1 Rebecca Lindsey and LuAnn Dahlman, “Climate Change: Global Temperature,” National Oceanic and Atmospheric Administration, Climate.gov, August 1, 2018, https://www.climate.gov/news-features/understanding-climate/climatechange-global-temperature.
2 Chuck Hagel, “Conference of Defense Ministers of the Americas” speech, delivered October 13, 2014, Arequipa, Peru, reprinted at https://dod.defense.gov/News/Speeches/Speech-View/Article/605617/.
3 Ronald Trostle, “Why Another Food Commodity Price Strike?,”United States Department of Agriculture Economic Research Service, September 1, 2011, https://www.ers.usda.gov/amberwaves/2011/september/commodity-price-spike/; Marco Lagi, Karla Z. Bertrand, and Yaneer Bar-Yam, “The Food Crises and Political Instability in North Africa and the Middle East,” New England Complex Systems Institute, August 10, 2011, reprinted at https://arxiv.org/pdf/1108.2455.pdf.
4 Internal Displacement Monitoring Centre, “Global Estimates 2015: People Displaced by Disasters,” July 2015, http://www.internal-displacement.org/sites/default/files/publications/documents/20150713-global-estimates-2015-en-v1.pdf.
5 Erica Bolstad, “High Ground Is Becoming Hot Property as Sea Level Rises,” Scientific American, May 1, 2017, https://www.scientificamerican.com/article/high-ground-is-becoming-hotproperty-as-sea-level-rises/.
6 Johan Rockstr.m et al., “Planetary Boundaries: Exploring the Safe Operation Space for Humanity,” Ecology and Society 14, no. 2 (2009): http://www.ecologyandsociety.org/vol14/iss2/art32/.
7 Damian J. Ruck, Alexander Bentley, and Daniel J. Lawson, “Religious Change Preceded Economic Change in the 20th Century,” Science Advances 4, no. 7 (2018): http://advances.sciencemag.org/content/4/7/eaar8680; Kevin P. Hill and Andrew J. Saxon, “The Role of Cannabis Legalization in the Opioid Crisis,” JAMA Internal Medicine 178, no. 5 (2018): https://jamanetwork.com/journals/jamainternalmedicine/article-abstract/2676997.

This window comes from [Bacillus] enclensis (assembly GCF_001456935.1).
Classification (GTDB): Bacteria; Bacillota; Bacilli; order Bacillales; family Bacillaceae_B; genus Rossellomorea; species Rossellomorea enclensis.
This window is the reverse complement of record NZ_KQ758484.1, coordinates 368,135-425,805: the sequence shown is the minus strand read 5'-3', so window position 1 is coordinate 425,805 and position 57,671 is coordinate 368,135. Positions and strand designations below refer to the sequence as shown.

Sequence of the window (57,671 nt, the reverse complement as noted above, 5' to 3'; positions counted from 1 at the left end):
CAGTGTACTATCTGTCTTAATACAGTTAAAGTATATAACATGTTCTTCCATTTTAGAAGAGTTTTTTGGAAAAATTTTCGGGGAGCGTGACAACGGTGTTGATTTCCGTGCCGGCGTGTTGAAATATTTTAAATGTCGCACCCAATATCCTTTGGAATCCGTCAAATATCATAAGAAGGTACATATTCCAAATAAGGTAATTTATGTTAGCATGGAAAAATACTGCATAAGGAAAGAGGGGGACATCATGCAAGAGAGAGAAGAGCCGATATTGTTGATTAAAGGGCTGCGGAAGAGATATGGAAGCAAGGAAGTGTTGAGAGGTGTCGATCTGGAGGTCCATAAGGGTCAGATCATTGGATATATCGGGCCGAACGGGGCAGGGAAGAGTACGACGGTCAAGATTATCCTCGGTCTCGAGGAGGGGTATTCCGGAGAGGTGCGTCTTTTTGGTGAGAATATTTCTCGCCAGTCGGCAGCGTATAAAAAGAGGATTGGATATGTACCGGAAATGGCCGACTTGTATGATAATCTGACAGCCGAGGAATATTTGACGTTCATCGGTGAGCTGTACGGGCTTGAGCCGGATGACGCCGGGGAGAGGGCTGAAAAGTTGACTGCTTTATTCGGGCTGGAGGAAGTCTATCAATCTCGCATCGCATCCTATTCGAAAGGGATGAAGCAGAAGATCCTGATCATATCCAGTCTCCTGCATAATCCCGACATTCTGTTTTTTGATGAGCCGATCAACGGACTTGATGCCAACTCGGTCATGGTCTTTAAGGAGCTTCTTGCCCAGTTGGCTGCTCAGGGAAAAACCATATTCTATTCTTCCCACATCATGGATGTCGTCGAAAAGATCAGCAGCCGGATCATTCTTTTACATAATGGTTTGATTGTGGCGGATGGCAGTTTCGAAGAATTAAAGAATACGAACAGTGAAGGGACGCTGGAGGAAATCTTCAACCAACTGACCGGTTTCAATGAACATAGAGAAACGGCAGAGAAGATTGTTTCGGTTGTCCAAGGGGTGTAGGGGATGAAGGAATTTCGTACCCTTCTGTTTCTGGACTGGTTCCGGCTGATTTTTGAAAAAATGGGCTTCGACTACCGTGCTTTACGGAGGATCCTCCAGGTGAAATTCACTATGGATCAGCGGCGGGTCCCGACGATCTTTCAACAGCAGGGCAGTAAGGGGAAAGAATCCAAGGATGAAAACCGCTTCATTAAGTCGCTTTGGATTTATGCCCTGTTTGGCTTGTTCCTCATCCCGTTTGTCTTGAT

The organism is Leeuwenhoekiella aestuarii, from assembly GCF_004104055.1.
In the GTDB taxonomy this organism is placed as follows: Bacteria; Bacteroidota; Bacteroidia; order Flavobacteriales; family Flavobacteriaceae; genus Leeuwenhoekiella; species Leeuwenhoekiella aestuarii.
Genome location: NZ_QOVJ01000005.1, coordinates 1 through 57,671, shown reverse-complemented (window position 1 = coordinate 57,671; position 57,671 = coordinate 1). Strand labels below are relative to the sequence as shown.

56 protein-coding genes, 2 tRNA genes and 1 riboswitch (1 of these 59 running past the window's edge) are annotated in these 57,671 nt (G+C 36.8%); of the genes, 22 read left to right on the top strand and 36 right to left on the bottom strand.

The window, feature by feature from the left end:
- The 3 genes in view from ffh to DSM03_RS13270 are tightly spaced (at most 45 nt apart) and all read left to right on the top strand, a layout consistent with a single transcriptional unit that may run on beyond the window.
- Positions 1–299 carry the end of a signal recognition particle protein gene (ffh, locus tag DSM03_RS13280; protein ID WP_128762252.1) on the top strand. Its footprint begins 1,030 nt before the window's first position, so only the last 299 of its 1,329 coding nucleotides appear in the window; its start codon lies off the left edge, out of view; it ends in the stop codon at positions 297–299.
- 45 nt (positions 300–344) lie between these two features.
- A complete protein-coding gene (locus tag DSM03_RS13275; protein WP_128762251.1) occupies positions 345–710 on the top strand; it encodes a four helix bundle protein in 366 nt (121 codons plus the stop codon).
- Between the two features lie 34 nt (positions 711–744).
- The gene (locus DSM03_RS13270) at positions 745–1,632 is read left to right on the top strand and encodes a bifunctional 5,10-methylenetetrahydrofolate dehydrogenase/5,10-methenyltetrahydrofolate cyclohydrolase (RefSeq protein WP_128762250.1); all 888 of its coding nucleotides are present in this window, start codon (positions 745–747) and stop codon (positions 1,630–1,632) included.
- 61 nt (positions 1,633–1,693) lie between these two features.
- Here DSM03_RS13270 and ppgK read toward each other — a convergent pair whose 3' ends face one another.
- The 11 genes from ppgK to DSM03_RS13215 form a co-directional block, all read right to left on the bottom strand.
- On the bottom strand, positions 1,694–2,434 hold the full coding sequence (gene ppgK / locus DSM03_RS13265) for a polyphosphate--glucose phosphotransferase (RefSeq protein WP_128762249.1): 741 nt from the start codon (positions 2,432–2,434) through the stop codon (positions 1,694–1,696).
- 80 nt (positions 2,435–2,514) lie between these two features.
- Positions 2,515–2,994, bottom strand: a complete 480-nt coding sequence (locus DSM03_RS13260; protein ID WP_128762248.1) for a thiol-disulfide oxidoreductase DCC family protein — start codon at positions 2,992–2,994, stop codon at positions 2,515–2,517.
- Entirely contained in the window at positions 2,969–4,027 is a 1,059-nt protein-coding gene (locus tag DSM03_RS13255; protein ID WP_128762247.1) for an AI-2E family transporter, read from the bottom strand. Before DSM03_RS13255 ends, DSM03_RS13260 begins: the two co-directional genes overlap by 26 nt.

8 Glennda Chui, “‘Unified Theory’ Is Getting Closer, Hawking Predicts,” San Jose Mercury News, January 23, 2000, Sec. A. A few sentences here and in the following paragraphs are taken from Adam Bly, “Why I’m Starting a New AI Company,”LinkedIn, December 5, 2017, https://www.linkedin.com/pulse/why-im-starting-new-ai company-adam-bly/.
9 World Economic Forum’s Global Agenda Council on Complex Systems, “Perspectives on a Hyperconnected World,” January 2013, http://www3.weforum.org/docs/WEF_GAC_PerspectivesHyperconnectedWorld_ExecutiveSummary_2013.pdf.
10 David Nakamura, Seung Min Kim, and James McAuley, “Macron Denounces Nationalism as a ‘Betrayal of Patriotism’ in Rebuke to Trump at WWI Remembrance,” Washington Post, November 11, 2018, https://www.washingtonpost.com/world/europe/to-mark-end-of-worldwar-i-frances-macron-denounces-nationalism-as-abetrayal-of-patriotism/2018/11/11/aab65aa4-e1ec-11e8-ba30-a7ded04d8fac_story.html.
11 United Nations Sustainable Development Goals, “‘Climate Change Knows No National Borders,’ UN Chief Says,” UN.org, November 4, 2015, https://www.un.org/sustainabledevelopment/blog/2015/11/climate changeknows-no-national-borders-un-chief-says/.
12 Sue Thomas, Technobiophilia: Nature and Cyberspace (New York: Bloomsbury, 2013), 99.
13 Ibid., 100.
14 See Adam Bly, Science Is Culture (New York: Harper Perennial, 2010), xii.
15 Edge, “How to Be a Systems Thinker: A Conversation with Mary Catherine Bateson,” April 17, 2018, https://www.edge.org/conversation/mary_catherine_bateson-how-to-be-asystems-thinker.
16 See the Half-Earth Project website, https://www.halfearthproject.org/.